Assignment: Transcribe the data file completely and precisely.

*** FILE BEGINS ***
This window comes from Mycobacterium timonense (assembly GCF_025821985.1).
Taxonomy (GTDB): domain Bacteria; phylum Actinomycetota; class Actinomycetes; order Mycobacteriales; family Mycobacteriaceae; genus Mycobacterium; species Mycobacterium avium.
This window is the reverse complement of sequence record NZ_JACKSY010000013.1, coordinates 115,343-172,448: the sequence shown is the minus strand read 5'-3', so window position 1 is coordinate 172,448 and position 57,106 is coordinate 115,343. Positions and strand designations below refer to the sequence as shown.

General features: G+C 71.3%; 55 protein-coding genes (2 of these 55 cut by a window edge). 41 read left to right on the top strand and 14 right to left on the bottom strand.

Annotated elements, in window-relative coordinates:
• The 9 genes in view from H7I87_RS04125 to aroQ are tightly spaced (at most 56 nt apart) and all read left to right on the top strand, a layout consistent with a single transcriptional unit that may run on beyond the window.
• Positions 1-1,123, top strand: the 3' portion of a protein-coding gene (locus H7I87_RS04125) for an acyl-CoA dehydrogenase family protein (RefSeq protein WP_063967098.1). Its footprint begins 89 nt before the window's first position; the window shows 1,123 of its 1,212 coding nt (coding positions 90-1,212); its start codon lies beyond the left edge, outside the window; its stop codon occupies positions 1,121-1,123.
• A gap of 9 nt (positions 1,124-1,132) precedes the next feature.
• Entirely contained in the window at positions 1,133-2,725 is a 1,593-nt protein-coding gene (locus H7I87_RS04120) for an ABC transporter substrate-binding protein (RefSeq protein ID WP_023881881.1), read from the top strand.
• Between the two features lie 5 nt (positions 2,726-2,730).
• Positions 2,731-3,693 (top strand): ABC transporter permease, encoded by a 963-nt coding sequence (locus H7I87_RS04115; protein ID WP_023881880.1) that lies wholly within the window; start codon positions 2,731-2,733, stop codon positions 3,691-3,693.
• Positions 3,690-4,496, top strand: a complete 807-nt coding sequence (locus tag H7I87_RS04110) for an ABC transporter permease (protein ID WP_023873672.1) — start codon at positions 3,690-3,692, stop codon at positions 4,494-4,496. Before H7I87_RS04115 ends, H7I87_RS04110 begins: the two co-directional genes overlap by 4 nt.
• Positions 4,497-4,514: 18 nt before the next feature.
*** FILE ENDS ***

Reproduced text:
This window comes from Mycobacterium timonense (assembly GCF_025821985.1).
Taxonomy (GTDB): domain Bacteria; phylum Actinomycetota; class Actinomycetes; order Mycobacteriales; family Mycobacteriaceae; genus Mycobacterium; species Mycobacterium avium.
This window is the reverse complement of sequence record NZ_JACKSY010000013.1, coordinates 115,343-172,448: the sequence shown is the minus strand read 5'-3', so window position 1 is coordinate 172,448 and position 57,106 is coordinate 115,343. Positions and strand designations below refer to the sequence as shown.

General features: G+C 71.3%; 55 protein-coding genes (2 of these 55 cut by a window edge). 41 read left to right on the top strand and 14 right to left on the bottom strand.

Annotated elements, in window-relative coordinates:
• The 9 genes in view from H7I87_RS04125 to aroQ are tightly spaced (at most 56 nt apart) and all read left to right on the top strand, a layout consistent with a single transcriptional unit that may run on beyond the window.
• Positions 1-1,123, top strand: the 3' portion of a protein-coding gene (locus H7I87_RS04125) for an acyl-CoA dehydrogenase family protein (RefSeq protein WP_063967098.1). Its footprint begins 89 nt before the window's first position; the window shows 1,123 of its 1,212 coding nt (coding positions 90-1,212); its start codon lies beyond the left edge, outside the window; its stop codon occupies positions 1,121-1,123.
• A gap of 9 nt (positions 1,124-1,132) precedes the next feature.
• Entirely contained in the window at positions 1,133-2,725 is a 1,593-nt protein-coding gene (locus H7I87_RS04120) for an ABC transporter substrate-binding protein (RefSeq protein ID WP_023881881.1), read from the top strand.
• Between the two features lie 5 nt (positions 2,726-2,730).
• Positions 2,731-3,693 (top strand): ABC transporter permease, encoded by a 963-nt coding sequence (locus H7I87_RS04115; protein ID WP_023881880.1) that lies wholly within the window; start codon positions 2,731-2,733, stop codon positions 3,691-3,693.
• Positions 3,690-4,496, top strand: a complete 807-nt coding sequence (locus tag H7I87_RS04110) for an ABC transporter permease (protein ID WP_023873672.1) — start codon at positions 3,690-3,692, stop codon at positions 4,494-4,496. Before H7I87_RS04115 ends, H7I87_RS04110 begins: the two co-directional genes overlap by 4 nt.
• Positions 4,497-4,514: 18 nt before the next feature.